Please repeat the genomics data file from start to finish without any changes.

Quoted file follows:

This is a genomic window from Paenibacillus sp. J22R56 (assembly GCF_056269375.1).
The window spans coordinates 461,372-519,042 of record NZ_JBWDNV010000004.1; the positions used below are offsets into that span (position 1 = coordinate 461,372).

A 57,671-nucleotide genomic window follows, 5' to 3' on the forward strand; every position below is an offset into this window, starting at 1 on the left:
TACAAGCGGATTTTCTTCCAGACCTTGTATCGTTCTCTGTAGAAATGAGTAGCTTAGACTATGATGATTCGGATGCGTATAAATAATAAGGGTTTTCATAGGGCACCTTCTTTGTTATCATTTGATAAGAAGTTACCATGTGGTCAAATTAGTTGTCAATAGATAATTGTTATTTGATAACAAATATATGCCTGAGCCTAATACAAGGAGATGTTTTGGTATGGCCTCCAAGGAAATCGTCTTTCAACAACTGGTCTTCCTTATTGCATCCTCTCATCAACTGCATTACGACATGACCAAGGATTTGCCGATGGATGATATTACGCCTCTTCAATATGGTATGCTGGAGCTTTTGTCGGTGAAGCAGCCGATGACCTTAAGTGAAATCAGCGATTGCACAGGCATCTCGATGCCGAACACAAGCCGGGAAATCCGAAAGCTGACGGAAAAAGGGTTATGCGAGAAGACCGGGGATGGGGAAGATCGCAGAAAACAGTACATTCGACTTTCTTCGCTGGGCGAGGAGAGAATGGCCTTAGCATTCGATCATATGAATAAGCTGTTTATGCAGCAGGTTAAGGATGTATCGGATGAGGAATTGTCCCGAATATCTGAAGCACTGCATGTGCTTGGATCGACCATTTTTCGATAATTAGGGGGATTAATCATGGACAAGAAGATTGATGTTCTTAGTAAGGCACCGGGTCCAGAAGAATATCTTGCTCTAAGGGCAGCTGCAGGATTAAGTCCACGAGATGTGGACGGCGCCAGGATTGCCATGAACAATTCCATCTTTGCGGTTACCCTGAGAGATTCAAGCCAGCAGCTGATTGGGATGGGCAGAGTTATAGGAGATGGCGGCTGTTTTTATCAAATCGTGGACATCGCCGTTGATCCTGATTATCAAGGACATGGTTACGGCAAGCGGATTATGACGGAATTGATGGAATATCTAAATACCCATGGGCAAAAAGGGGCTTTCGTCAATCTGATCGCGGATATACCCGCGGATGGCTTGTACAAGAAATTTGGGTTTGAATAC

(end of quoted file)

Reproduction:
This is a genomic window from Paenibacillus sp. J22R56 (assembly GCF_056269375.1).
The window spans coordinates 461,372-519,042 of record NZ_JBWDNV010000004.1; the positions used below are offsets into that span (position 1 = coordinate 461,372).

A 57,671-nucleotide genomic window follows, 5' to 3' on the forward strand; every position below is an offset into this window, starting at 1 on the left:
TACAAGCGGATTTTCTTCCAGACCTTGTATCGTTCTCTGTAGAAATGAGTAGCTTAGACTATGATGATTCGGATGCGTATAAATAATAAGGGTTTTCATAGGGCACCTTCTTTGTTATCATTTGATAAGAAGTTACCATGTGGTCAAATTAGTTGTCAATAGATAATTGTTATTTGATAACAAATATATGCCTGAGCCTAATACAAGGAGATGTTTTGGTATGGCCTCCAAGGAAATCGTCTTTCAACAACTGGTCTTCCTTATTGCATCCTCTCATCAACTGCATTACGACATGACCAAGGATTTGCCGATGGATGATATTACGCCTCTTCAATATGGTATGCTGGAGCTTTTGTCGGTGAAGCAGCCGATGACCTTAAGTGAAATCAGCGATTGCACAGGCATCTCGATGCCGAACACAAGCCGGGAAATCCGAAAGCTGACGGAAAAAGGGTTATGCGAGAAGACCGGGGATGGGGAAGATCGCAGAAAACAGTACATTCGACTTTCTTCGCTGGGCGAGGAGAGAATGGCCTTAGCATTCGATCATATGAATAAGCTGTTTATGCAGCAGGTTAAGGATGTATCGGATGAGGAATTGTCCCGAATATCTGAAGCACTGCATGTGCTTGGATCGACCATTTTTCGATAATTAGGGGGATTAATCATGGACAAGAAGATTGATGTTCTTAGTAAGGCACCGGGTCCAGAAGAATATCTTGCTCTAAGGGCAGCTGCAGGATTAAGTCCACGAGATGTGGACGGCGCCAGGATTGCCATGAACAATTCCATCTTTGCGGTTACCCTGAGAGATTCAAGCCAGCAGCTGATTGGGATGGGCAGAGTTATAGGAGATGGCGGCTGTTTTTATCAAATCGTGGACATCGCCGTTGATCCTGATTATCAAGGACATGGTTACGGCAAGCGGATTATGACGGAATTGATGGAATATCTAAATACCCATGGGCAAAAAGGGGCTTTCGTCAATCTGATCGCGGATATACCCGCGGATGGCTTGTACAAGAAATTTGGGTTTGAATAC